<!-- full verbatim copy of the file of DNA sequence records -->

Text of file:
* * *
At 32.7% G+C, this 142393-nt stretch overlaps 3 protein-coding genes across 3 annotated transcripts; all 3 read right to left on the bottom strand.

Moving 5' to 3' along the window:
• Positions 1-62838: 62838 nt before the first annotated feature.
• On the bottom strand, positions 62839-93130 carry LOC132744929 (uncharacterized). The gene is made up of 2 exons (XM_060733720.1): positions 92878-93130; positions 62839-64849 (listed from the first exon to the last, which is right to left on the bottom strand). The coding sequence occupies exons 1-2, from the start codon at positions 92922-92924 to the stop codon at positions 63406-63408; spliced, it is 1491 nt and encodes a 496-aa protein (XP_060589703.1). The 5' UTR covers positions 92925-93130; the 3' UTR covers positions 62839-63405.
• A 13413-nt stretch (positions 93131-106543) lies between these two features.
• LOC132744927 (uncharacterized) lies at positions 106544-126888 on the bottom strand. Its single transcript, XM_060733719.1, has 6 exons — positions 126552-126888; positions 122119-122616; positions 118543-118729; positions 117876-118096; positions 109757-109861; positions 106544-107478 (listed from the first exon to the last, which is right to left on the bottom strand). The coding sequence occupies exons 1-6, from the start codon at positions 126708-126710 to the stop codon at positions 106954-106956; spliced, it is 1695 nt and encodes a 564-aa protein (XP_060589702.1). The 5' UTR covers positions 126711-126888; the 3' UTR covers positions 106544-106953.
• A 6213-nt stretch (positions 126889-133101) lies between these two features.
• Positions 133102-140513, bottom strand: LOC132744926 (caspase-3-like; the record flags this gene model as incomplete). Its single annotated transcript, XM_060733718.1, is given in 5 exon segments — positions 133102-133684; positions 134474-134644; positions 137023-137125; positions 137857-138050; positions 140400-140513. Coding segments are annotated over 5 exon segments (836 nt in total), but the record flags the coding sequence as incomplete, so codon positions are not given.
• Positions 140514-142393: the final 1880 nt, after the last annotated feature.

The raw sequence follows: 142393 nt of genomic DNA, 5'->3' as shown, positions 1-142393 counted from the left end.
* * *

At 32.7% G+C, this 142393-nt stretch overlaps 3 protein-coding genes across 3 annotated transcripts; all 3 read right to left on the bottom strand.

Moving 5' to 3' along the window:
• Positions 1-62838: 62838 nt before the first annotated feature.
• On the bottom strand, positions 62839-93130 carry LOC132744929 (uncharacterized). The gene is made up of 2 exons (XM_060733720.1): positions 92878-93130; positions 62839-64849 (listed from the first exon to the last, which is right to left on the bottom strand). The coding sequence occupies exons 1-2, from the start codon at positions 92922-92924 to the stop codon at positions 63406-63408; spliced, it is 1491 nt and encodes a 496-aa protein (XP_060589703.1). The 5' UTR covers positions 92925-93130; the 3' UTR covers positions 62839-63405.
• A 13413-nt stretch (positions 93131-106543) lies between these two features.
• LOC132744927 (uncharacterized) lies at positions 106544-126888 on the bottom strand. Its single transcript, XM_060733719.1, has 6 exons — positions 126552-126888; positions 122119-122616; positions 118543-118729; positions 117876-118096; positions 109757-109861; positions 106544-107478 (listed from the first exon to the last, which is right to left on the bottom strand). The coding sequence occupies exons 1-6, from the start codon at positions 126708-126710 to the stop codon at positions 106954-106956; spliced, it is 1695 nt and encodes a 564-aa protein (XP_060589702.1). The 5' UTR covers positions 126711-126888; the 3' UTR covers positions 106544-106953.
• A 6213-nt stretch (positions 126889-133101) lies between these two features.
• Positions 133102-140513, bottom strand: LOC132744926 (caspase-3-like; the record flags this gene model as incomplete). Its single annotated transcript, XM_060733718.1, is given in 5 exon segments — positions 133102-133684; positions 134474-134644; positions 137023-137125; positions 137857-138050; positions 140400-140513. Coding segments are annotated over 5 exon segments (836 nt in total), but the record flags the coding sequence as incomplete, so codon positions are not given.
• Positions 140514-142393: the final 1880 nt, after the last annotated feature.

The raw sequence follows: 142393 nt of genomic DNA, 5'->3' as shown, positions 1-142393 counted from the left end.